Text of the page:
Playwright David Mamet has been on a press tour lately to discuss his recent conversion to Palin-loving
conservatism. Clearly in a provocative mood, he also went to bat for bewigged murderer Phil Spector:

“I don't think he's guilty. I definitely think there is reasonable doubt,” Mamet says… “They should never have sent him away. Whether he did it or not, we'll never know but if he'd just been a regular citizen, they never would have indicted him.”

Really? Is L.A. known for its unduly harsh treatment of celebrity killers? Hadn't heard that.

Mamet's entitled to his, let's say, idiosyncratic views. They wouldn't even be all that noteworthy were he not writing and directing a movie about the Spector case for HBO.

Al Pacino will play Spector, for whom Mamet has some sympathy:

He simply wanted to be by himself. Did that make him a monster?

What made him a monster was pulling guns on women and shooting Lana Clarkson in the face. And if he wanted to be by himself, then why did he tell his girlfriends “If you try to leave I'm going to kill you”? That sounds like a guy who really didn't want to be alone.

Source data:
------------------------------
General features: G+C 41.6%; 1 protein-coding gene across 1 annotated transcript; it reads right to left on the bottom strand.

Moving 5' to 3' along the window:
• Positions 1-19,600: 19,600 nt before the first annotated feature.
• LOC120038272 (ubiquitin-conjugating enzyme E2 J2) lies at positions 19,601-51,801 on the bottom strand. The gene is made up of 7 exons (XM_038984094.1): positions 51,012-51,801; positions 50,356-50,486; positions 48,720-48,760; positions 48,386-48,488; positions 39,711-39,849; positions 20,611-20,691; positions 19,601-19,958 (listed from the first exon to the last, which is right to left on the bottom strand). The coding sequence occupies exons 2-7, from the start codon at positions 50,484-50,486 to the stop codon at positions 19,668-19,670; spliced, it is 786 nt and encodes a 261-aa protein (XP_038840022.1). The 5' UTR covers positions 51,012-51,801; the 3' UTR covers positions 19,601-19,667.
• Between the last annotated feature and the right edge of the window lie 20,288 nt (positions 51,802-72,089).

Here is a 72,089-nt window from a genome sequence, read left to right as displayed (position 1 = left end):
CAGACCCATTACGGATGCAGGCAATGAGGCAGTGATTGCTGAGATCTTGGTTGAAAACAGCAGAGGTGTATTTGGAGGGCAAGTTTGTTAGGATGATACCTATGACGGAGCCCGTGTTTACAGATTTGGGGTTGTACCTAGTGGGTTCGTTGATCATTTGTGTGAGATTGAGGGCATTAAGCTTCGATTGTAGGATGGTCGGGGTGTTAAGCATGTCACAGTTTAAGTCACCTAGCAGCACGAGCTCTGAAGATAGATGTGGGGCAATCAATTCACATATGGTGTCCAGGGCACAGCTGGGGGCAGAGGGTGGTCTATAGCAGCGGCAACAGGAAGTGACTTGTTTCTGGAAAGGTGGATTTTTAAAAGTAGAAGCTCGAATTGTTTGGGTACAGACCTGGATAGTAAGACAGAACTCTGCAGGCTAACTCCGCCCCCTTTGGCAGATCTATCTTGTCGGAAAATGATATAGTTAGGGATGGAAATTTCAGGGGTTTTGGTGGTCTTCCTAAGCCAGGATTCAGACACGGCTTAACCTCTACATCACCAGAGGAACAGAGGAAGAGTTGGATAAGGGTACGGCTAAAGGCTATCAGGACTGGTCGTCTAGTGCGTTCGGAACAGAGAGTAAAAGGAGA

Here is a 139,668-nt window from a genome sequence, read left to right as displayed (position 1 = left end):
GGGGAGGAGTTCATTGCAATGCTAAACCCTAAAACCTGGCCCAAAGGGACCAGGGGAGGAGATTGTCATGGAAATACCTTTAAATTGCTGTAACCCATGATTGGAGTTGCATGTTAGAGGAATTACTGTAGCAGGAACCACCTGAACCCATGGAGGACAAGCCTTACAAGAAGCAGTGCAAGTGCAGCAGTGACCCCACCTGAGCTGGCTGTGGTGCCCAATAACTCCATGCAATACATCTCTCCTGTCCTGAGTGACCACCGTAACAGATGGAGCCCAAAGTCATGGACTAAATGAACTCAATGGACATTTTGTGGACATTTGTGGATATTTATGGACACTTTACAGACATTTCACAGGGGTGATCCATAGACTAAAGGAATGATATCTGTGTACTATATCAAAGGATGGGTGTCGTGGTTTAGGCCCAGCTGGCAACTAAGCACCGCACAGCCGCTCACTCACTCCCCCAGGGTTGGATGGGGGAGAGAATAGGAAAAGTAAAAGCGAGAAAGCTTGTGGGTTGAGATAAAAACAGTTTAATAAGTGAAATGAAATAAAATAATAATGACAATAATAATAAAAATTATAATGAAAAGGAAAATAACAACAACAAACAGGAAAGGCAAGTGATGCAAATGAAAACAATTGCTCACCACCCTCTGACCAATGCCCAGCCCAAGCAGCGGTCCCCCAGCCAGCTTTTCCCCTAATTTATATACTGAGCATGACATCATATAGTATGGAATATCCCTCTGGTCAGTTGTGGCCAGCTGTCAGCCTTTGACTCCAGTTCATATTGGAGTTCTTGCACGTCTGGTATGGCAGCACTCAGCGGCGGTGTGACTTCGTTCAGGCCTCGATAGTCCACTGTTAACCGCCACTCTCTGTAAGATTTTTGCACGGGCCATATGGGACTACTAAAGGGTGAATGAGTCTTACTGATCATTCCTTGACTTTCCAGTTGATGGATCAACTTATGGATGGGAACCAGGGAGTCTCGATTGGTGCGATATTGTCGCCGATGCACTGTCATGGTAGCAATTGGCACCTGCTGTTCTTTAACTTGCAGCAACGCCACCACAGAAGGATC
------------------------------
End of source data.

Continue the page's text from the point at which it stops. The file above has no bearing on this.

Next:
What's up with Mamet? Such a genius. So out to lunch on this.

Alan Jackson, the prosecutor in the Spector case, issued the following statement in response to Mamet's remarks:

When presented with all the facts, an objective and

unbiased jury found Mr. Spector guilty of Lana Clarkson's murder.

Subsequently, a panel of appellate justices determined that Mr.

Spector's conviction was just and proper, citing “overwhelming evidence” of his guilt. I respect the jury's verdict and the process by which

that verdict was arrived. The true injustice was suffered by Lana

Clarkson, and continues to be suffered by her family and those who love

and miss her.

Jackson is running for D.A., and is planning to use the Spector trial to burnish his crime-fighting image. He will also be a character in Mamet's movie, which should be interesting.

LA Weekly